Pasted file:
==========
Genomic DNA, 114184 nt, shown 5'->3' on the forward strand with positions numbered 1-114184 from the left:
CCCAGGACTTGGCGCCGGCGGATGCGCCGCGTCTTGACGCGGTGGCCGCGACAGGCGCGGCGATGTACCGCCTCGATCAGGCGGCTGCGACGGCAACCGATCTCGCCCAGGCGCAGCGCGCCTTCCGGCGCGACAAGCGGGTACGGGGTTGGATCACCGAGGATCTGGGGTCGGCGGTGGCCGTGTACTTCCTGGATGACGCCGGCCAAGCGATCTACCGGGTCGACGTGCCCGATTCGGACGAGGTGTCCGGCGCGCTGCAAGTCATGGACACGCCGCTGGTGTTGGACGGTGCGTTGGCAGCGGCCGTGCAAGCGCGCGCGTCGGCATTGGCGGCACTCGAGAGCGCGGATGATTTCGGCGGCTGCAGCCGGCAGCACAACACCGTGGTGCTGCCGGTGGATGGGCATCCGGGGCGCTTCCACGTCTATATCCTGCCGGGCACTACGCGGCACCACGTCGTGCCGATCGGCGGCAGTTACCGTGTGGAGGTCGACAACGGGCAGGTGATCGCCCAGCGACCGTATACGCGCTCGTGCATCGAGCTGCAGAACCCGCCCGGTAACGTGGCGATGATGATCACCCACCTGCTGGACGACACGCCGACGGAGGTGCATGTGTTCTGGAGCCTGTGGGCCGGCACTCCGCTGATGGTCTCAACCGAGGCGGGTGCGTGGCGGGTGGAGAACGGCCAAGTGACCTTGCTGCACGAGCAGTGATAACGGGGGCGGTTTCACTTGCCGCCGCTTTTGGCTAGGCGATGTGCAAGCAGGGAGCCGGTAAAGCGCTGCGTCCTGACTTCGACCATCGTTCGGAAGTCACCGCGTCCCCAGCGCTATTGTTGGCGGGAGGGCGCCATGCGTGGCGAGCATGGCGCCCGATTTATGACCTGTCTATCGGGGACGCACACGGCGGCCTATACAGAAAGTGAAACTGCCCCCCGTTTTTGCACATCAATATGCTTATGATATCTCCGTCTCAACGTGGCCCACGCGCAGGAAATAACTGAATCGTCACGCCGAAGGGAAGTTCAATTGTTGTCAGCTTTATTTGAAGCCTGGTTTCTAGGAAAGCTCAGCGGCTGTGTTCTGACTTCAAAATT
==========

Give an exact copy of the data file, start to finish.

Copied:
Genomic DNA, 114184 nt, shown 5'->3' on the forward strand with positions numbered 1-114184 from the left:
CCCAGGACTTGGCGCCGGCGGATGCGCCGCGTCTTGACGCGGTGGCCGCGACAGGCGCGGCGATGTACCGCCTCGATCAGGCGGCTGCGACGGCAACCGATCTCGCCCAGGCGCAGCGCGCCTTCCGGCGCGACAAGCGGGTACGGGGTTGGATCACCGAGGATCTGGGGTCGGCGGTGGCCGTGTACTTCCTGGATGACGCCGGCCAAGCGATCTACCGGGTCGACGTGCCCGATTCGGACGAGGTGTCCGGCGCGCTGCAAGTCATGGACACGCCGCTGGTGTTGGACGGTGCGTTGGCAGCGGCCGTGCAAGCGCGCGCGTCGGCATTGGCGGCACTCGAGAGCGCGGATGATTTCGGCGGCTGCAGCCGGCAGCACAACACCGTGGTGCTGCCGGTGGATGGGCATCCGGGGCGCTTCCACGTCTATATCCTGCCGGGCACTACGCGGCACCACGTCGTGCCGATCGGCGGCAGTTACCGTGTGGAGGTCGACAACGGGCAGGTGATCGCCCAGCGACCGTATACGCGCTCGTGCATCGAGCTGCAGAACCCGCCCGGTAACGTGGCGATGATGATCACCCACCTGCTGGACGACACGCCGACGGAGGTGCATGTGTTCTGGAGCCTGTGGGCCGGCACTCCGCTGATGGTCTCAACCGAGGCGGGTGCGTGGCGGGTGGAGAACGGCCAAGTGACCTTGCTGCACGAGCAGTGATAACGGGGGCGGTTTCACTTGCCGCCGCTTTTGGCTAGGCGATGTGCAAGCAGGGAGCCGGTAAAGCGCTGCGTCCTGACTTCGACCATCGTTCGGAAGTCACCGCGTCCCCAGCGCTATTGTTGGCGGGAGGGCGCCATGCGTGGCGAGCATGGCGCCCGATTTATGACCTGTCTATCGGGGACGCACACGGCGGCCTATACAGAAAGTGAAACTGCCCCCCGTTTTTGCACATCAATATGCTTATGATATCTCCGTCTCAACGTGGCCCACGCGCAGGAAATAACTGAATCGTCACGCCGAAGGGAAGTTCAATTGTTGTCAGCTTTATTTGAAGCCTGGTTTCTAGGAAAGCTCAGCGGCTGTGTTCTGACTTCAAAATT